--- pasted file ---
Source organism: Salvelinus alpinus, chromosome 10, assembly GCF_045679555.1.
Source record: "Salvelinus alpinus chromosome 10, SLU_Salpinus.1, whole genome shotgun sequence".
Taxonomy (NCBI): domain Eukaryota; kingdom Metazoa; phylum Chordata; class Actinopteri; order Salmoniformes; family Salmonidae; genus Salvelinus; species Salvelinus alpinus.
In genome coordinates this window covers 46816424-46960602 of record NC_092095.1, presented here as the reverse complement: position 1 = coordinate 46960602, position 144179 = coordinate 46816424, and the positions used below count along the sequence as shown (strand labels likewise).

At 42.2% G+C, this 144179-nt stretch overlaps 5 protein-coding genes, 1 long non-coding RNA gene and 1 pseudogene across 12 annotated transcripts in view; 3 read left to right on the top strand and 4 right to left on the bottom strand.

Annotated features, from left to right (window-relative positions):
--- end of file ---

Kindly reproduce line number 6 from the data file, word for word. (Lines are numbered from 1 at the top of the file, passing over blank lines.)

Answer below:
Annotated features, from left to right (window-relative positions):